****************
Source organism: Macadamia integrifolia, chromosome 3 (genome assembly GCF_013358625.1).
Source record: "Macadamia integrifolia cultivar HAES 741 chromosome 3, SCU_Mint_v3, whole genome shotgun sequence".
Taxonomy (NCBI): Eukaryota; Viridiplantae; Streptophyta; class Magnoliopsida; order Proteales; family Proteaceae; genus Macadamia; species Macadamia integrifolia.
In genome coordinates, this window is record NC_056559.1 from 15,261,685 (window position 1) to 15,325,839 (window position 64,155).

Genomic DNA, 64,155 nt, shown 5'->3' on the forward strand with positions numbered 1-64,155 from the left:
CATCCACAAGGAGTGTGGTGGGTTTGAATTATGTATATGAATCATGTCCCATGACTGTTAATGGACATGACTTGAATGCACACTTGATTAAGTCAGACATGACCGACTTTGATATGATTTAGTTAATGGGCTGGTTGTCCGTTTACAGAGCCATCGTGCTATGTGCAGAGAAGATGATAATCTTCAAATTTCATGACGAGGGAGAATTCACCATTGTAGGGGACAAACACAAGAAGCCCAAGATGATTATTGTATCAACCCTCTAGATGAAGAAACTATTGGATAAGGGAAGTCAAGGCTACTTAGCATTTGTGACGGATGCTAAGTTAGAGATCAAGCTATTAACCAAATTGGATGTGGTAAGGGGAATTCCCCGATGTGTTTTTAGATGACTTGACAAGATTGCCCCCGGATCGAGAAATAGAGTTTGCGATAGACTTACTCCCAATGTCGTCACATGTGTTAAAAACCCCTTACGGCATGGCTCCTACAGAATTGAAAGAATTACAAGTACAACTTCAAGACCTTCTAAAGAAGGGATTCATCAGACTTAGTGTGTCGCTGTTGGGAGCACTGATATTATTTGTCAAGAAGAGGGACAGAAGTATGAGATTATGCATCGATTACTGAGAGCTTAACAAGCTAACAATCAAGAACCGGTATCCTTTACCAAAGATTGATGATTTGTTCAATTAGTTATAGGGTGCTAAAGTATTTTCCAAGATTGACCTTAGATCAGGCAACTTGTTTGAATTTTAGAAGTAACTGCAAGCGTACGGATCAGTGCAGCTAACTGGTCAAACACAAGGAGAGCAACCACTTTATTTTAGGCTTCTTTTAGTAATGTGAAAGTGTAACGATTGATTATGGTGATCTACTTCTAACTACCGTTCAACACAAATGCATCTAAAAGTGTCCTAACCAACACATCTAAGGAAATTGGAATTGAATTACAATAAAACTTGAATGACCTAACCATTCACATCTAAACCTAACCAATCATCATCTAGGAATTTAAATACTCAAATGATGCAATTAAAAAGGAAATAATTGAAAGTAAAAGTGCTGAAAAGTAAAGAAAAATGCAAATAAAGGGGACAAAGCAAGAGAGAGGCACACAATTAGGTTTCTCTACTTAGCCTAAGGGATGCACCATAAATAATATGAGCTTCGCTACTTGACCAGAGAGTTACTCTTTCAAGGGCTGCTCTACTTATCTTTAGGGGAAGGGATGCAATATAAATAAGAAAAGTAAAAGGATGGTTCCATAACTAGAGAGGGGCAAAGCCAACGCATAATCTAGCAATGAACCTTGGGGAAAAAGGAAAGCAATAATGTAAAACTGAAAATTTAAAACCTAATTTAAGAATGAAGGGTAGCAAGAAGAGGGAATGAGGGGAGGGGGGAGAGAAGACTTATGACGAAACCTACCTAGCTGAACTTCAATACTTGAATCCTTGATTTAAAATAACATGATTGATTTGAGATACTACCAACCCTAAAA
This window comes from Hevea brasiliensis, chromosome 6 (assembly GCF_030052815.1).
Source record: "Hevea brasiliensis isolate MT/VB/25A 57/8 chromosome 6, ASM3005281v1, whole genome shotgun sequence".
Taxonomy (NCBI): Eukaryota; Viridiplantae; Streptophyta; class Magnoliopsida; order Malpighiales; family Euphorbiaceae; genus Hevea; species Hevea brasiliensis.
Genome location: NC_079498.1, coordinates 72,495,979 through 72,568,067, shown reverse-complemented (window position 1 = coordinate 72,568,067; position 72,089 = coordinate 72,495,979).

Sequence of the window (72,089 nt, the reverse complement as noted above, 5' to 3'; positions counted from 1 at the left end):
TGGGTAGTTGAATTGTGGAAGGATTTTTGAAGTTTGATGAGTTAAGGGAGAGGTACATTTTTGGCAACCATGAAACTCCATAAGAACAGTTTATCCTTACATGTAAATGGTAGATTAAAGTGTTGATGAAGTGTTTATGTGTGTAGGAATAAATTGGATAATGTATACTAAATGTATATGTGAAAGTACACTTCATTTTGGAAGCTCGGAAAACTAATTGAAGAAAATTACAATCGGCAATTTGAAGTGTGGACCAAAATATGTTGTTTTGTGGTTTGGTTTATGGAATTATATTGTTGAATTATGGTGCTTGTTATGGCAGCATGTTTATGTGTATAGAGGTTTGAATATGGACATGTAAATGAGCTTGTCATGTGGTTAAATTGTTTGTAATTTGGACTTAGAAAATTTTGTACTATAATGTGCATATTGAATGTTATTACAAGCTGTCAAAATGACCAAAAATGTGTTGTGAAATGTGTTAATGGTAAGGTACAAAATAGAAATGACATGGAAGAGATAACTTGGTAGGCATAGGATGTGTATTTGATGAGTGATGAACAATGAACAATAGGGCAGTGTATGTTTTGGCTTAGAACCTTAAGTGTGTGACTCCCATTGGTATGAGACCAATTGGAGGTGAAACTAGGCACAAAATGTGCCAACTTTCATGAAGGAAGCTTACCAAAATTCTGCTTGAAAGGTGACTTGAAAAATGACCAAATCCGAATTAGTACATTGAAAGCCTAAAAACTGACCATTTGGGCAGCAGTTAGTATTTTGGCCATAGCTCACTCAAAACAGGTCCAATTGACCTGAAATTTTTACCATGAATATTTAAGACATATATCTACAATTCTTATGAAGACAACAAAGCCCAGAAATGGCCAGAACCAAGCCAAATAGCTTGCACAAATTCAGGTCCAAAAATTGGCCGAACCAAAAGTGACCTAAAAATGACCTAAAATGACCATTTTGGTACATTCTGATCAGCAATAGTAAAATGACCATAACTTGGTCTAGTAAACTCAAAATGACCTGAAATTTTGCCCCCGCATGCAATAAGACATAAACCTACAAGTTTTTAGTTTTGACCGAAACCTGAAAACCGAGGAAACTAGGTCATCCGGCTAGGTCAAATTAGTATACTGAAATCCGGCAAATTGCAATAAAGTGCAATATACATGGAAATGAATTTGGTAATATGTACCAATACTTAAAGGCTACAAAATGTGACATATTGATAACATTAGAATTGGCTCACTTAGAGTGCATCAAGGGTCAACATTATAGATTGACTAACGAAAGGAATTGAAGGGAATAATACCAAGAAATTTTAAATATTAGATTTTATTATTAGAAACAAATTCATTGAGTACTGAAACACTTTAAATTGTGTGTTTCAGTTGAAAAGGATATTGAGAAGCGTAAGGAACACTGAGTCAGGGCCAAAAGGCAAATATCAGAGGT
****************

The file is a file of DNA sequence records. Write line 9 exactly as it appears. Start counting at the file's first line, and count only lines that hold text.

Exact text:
Taxonomy (NCBI): Eukaryota; Viridiplantae; Streptophyta; class Magnoliopsida; order Malpighiales; family Euphorbiaceae; genus Hevea; species Hevea brasiliensis.